Friday, September 23, 2011

Misrepresenting Necessity of Obtaining Patent Quickly is not Material Misrepresentation Sufficient to Support Inequitable Conduct Claim

The court granted plaintiff's motion to dismiss defendant's inequitable conduct counterclaim for failure to state a claim. "[Defendant] alleges that [plaintiff] misrepresented the necessity of obtaining the [patent-in-suit] as quickly as possible to terminate ongoing infringement at the time of application. [Defendant] then points to the time gap of roughly 18 months between receiving the patent and commencing litigation against [an alleged infringer] in a previous lawsuit, as evidence of [plaintiff's] lack of good faith. Using history as a guide, [defendant] infers that [plaintiff] is repeating its strategy of maximizing infringement damages by waiting five years before bringing the present suit. . . . The one alleged misrepresentation, that [plaintiff] asked the PTO to expedite its patent so it could sue, as plead, is not material to the claim of inequitable conduct as it relates to this case. This case arose well after that statement and the filing of the patent. The court does not find that statement material to this litigation. . . . Further, even when taken as true, there is no showing in the pleadings that there is any intent to deceive on the part of [plaintiff]."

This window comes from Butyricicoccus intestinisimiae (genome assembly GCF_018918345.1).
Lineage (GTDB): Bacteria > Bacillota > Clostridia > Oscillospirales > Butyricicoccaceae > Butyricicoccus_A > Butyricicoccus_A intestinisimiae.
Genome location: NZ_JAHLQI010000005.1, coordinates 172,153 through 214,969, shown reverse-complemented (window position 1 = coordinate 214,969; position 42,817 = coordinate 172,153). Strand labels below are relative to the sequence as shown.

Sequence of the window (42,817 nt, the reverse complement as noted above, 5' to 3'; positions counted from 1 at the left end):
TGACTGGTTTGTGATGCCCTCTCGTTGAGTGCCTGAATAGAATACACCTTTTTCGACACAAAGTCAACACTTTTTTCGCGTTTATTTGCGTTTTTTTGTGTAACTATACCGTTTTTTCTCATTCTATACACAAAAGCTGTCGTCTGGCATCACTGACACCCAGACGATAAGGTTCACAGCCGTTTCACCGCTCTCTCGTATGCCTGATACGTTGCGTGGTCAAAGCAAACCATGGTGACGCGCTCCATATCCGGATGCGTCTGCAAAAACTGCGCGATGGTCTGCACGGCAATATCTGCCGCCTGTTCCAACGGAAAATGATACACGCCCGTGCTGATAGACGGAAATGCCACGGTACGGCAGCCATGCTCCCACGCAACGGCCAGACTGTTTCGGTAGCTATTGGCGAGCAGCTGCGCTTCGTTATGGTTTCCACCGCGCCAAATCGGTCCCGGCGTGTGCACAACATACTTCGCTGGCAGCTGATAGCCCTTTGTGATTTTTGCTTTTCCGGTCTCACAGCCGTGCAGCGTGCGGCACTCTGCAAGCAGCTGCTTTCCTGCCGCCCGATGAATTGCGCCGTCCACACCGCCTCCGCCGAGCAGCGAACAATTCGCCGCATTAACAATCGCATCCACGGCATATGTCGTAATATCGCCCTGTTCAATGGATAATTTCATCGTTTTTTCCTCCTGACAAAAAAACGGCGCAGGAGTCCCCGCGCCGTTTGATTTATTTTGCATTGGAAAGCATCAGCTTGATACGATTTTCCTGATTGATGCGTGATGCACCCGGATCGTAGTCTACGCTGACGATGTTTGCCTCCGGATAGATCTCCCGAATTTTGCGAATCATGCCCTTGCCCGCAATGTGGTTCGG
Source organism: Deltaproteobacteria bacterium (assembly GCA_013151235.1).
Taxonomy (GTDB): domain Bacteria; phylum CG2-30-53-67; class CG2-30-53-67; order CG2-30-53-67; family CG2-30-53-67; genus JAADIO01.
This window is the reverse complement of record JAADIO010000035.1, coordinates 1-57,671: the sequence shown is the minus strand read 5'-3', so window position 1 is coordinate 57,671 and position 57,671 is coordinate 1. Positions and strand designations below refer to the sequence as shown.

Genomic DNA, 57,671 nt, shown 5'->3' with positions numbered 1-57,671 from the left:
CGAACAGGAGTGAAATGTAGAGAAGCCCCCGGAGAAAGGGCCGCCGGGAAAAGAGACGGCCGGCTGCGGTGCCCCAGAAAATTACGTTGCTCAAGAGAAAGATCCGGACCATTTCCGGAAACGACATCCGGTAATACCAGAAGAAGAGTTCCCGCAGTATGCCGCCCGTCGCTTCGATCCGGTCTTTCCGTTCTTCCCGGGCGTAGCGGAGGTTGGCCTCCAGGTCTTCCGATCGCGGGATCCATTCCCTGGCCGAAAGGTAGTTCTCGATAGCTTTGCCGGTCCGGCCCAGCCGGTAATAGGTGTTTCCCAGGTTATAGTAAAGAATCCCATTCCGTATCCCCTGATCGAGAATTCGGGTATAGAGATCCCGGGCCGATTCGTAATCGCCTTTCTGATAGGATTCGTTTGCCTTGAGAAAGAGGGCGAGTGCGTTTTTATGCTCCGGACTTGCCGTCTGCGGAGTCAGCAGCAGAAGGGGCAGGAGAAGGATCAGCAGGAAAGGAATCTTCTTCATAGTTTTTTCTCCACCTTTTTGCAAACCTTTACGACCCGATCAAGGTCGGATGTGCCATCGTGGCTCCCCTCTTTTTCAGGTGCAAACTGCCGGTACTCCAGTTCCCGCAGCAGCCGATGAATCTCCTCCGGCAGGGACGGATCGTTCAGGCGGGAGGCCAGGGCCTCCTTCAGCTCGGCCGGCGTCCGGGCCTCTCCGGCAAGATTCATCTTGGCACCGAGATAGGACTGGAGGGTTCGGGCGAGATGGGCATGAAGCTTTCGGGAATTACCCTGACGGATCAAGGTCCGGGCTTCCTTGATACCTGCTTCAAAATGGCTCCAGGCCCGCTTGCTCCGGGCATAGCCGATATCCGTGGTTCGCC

Exmark Manufacturing Company Inc. v. Briggs & Stratton Power Products Group, LLC, et. al
., 8-10-cv-00187 (NED September 20, 2011, Order) (Bataillon, J.)

No comments: